Technology: May 2007 Archives

Because that's how it feels, what with the uninspiring Palm Foleo and the Microsoft Surface. It's as though vendors are trying to clear the decks of the product-development chaff they have accumulated so that it can get lost over the summer silly season.

Microsoft wants to sell its Surface to hotels and bars. What a cracking idea. You could run Space Invaders or Asteroids on it. No wait, that's been done. Or arrange your photos and download stuff from your phone. Fine applications and were quite original maybe 20 years ago. However, in the meantime, I've lost count of the mock-ups of those kinds of active tables from design students that have appeared at final-year shows in the intervening years.

The demos of people pulling photos around on the table remind me of a colleague years ago who was being told about the coming wave of PDAs (this was a long time ago). Breathlessly, the marketing veep described how you could write on the screen with a pen and push a button to save what you had written. "Push to save, you say," he remarked. "Why, that's almost as good as paper."

Jeff Hawkins, founder of Palm, has a company that is building a machine to model the thought processes of the brain. It's not going to be a very big brain because you couldn't get all the chips needed for anything close to a human brain into the room right now. It is just possible, however, that the artificial brain came up with Palm's latest product, the Foleo.

Techdirt decided that the launch of the Foleo signals only one thing: that Palm's time as a supplier of portable computers is just about up. It's hard to disagree. I took one look at the Foleo and thought immediately of its ancestors: the Cambridge Computers Z88; the LG Phenom; the Psion Series 5. All quite dead with the exception of the Series 5, which lives on, in a fashion, inside big rubbery cases designed to bounce off the ground. It's a small market, the worker's portable computer, but it's the only one that has ever spelled any form of success for things that look vaguely like a small PC.

When the Phenom came out, I thought it would be a far better bet than a PC for writing stuff on the move. It had a near full-sized keyboard. It had a modem and claimed to be able to do email. It ran Windows CE 2.0, so was meant to be able to run cut-down versions of Word and Excel. And it weighed far less than a regular laptop. There was only one small problem. It didn't really do all those things at all well. To get Word files in and out of it, you needed a PC. And the email client was Pocket Outlook, which didn't really like sending or receiving emails. Nice idea; hopeless implementation.

Ten years on, enter the Foleo.

OK, there are no lawsuits, so they can't really have died. But MRT is keen to make the sending of a bunch of cease-and-desist letters to several large computer and software companies look like the opening salvo in possible litigation. They argue that Adobe, Apple, Microsoft and Real are somehow in breach of the Digital Millennium Copyright Act (DMCA) by not using a copy-prevention technology like the one sold by MRT (natch). Even in the context of a publicity stunt, you have to wonder whether there is a masochistic streak in the company's upper management. You can imagine the boardroom discussion:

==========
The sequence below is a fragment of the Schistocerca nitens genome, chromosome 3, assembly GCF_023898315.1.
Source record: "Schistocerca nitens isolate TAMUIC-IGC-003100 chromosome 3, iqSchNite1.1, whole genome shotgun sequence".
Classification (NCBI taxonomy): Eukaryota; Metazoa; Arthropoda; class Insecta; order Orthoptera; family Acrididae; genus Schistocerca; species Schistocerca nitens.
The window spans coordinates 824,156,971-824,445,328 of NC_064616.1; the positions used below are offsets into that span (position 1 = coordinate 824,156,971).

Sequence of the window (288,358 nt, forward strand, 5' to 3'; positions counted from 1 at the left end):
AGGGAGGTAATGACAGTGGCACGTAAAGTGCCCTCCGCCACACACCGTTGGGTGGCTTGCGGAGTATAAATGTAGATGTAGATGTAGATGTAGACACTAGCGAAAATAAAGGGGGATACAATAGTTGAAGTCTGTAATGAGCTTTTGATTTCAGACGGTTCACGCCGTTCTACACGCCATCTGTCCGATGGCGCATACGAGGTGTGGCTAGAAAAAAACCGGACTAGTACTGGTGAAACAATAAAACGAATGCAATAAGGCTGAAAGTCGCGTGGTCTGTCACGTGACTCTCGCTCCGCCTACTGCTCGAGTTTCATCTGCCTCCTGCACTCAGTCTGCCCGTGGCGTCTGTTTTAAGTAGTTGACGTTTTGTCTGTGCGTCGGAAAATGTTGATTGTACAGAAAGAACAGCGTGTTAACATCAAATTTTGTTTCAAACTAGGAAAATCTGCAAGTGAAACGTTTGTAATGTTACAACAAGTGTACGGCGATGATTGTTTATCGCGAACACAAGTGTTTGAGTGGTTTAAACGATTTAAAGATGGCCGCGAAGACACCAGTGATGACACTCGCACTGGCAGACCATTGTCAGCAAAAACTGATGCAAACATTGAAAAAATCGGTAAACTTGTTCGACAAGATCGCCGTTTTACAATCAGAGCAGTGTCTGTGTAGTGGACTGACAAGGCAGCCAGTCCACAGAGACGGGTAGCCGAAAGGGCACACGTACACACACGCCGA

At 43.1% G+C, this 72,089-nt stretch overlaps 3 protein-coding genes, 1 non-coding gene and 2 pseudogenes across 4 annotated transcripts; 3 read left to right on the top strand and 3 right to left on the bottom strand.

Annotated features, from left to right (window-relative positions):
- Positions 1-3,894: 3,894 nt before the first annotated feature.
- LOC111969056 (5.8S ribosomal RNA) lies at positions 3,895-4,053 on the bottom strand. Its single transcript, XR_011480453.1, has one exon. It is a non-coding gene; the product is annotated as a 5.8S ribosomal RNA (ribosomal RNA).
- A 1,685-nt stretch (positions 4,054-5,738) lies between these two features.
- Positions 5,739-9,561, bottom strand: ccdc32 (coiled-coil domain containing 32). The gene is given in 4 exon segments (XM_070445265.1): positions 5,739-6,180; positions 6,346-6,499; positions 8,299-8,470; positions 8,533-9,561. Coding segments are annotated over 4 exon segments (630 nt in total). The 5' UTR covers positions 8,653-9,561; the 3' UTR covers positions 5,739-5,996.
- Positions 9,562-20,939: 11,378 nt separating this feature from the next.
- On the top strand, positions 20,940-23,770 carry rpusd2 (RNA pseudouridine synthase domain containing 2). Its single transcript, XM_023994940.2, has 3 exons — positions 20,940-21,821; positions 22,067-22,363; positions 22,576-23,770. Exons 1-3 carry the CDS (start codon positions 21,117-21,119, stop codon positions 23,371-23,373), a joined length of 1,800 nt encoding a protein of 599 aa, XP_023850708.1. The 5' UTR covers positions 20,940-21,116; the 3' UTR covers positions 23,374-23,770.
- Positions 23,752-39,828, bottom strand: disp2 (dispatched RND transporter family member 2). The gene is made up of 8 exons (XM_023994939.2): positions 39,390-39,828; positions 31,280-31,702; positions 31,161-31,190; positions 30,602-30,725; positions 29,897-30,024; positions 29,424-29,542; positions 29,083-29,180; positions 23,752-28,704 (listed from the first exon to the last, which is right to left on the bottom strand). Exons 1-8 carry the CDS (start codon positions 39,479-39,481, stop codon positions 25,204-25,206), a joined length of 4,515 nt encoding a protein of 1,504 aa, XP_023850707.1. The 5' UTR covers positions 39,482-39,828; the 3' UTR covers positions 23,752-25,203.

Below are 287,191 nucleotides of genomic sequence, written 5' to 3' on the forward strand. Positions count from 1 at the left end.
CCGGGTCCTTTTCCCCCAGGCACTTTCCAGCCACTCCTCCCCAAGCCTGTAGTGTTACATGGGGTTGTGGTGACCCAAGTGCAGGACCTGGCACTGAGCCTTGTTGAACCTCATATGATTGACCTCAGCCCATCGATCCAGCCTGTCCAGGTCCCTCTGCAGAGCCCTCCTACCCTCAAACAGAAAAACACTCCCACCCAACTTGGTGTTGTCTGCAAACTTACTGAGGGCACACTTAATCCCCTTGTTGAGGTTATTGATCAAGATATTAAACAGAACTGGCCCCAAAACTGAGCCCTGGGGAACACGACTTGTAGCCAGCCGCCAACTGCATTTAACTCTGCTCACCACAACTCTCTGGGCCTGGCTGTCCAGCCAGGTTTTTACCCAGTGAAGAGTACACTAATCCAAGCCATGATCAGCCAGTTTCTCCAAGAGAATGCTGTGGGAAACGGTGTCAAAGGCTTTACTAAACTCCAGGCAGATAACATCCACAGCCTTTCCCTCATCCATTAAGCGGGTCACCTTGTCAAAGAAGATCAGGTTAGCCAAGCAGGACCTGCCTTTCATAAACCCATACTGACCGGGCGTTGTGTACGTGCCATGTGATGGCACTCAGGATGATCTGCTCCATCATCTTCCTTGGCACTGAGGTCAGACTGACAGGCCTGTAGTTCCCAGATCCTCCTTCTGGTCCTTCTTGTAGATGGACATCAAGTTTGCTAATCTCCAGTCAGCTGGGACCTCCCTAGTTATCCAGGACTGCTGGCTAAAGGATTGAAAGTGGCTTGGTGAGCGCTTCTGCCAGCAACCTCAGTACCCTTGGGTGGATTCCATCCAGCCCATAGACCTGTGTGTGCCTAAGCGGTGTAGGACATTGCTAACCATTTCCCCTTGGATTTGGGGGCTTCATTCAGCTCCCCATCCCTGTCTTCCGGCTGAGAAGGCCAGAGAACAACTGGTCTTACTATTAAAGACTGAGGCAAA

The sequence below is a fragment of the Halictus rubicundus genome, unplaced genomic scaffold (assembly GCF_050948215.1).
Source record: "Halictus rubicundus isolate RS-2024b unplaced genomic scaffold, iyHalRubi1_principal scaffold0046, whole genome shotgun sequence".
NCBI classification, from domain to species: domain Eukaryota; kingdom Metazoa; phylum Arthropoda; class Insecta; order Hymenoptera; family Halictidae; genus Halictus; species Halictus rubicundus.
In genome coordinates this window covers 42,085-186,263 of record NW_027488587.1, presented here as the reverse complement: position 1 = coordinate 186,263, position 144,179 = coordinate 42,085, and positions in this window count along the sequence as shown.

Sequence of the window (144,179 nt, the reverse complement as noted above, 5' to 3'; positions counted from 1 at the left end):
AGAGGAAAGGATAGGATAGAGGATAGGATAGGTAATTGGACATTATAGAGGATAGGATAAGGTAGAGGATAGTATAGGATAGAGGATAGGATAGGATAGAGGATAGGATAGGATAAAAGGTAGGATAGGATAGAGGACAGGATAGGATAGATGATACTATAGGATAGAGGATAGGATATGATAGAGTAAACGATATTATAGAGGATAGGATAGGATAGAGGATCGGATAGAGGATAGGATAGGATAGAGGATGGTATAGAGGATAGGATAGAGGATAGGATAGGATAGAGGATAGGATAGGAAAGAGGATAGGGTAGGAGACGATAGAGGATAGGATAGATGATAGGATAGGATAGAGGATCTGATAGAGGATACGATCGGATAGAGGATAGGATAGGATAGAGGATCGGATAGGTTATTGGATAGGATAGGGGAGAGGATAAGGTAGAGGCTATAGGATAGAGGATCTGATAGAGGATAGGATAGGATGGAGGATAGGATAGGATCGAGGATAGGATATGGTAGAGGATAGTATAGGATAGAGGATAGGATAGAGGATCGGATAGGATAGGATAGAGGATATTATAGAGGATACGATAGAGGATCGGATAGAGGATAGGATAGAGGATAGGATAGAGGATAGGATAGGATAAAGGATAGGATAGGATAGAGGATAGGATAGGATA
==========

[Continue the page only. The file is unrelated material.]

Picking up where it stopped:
"You know, people hate Macrovision far more than us. But our stuff makes it nearly impossible to play music or videos. Macrovision only make it unpleasant."
"Yeah, Macrovision are pussies."
"You know why? People have heard of Macrovision."
"Yeah, those f**kers in Hollywood actually licensed their stuff. People have to go on the Internet to work out how to get around Macrovision just so they can have a copy that little Timmie is OK to cover with jam."
"That's our problem: nobody's licensed our stuff, so nobody's heard of us, so nobody hates us."
"I know what we should do. Ever hear of this company called SCO? They sued a bunch of people and, now, everybody knows their name."

Somehow, I think Apple, Microsoft, Real and Adobe can rest easy in their beds. Not that I think they were actually worried in the first place. MRT's position is curious in that somebody there read at least part of the DMCA: "It makes illegal and prohibits the manufacture of any product or technology that is designed for the purpose of circumventing a technological measure which effectively controls access to a copyrighted work or which protects the rights of copyright owners."

MRT then goes on to claim: "Under the DMCA, mere avoidance of an effective copyright
protection solution is a violation of the act." Please show me the section of the DMCA that says that.

The DMCA is a flawed law but it contains some significant caveats that, had they not been in place, Apple would have been forced to kill off the iPod years ago. In reality, the DMCA explicitly allows for copying because the intention of the DMCA was not to deny the US consumer fair-use rights they have enjoyed for years.

The DMCA only comes into force if equipment can be proven to infringe the act in any of these three cases:

"they are primarily designed or produced to circumvent; they have only limited commercially significant purpose or use other than to circumvent; or they are marketed for use in circumventing".

I'd love to see MRT's lawyer arguing that Microsoft marketed Vista as a copy-protection circumvention system. No, really, I would. I could do with a laugh. However, unlike the situation with SCO, I can't see this one going far beyond the press release about cease-and-desist letters.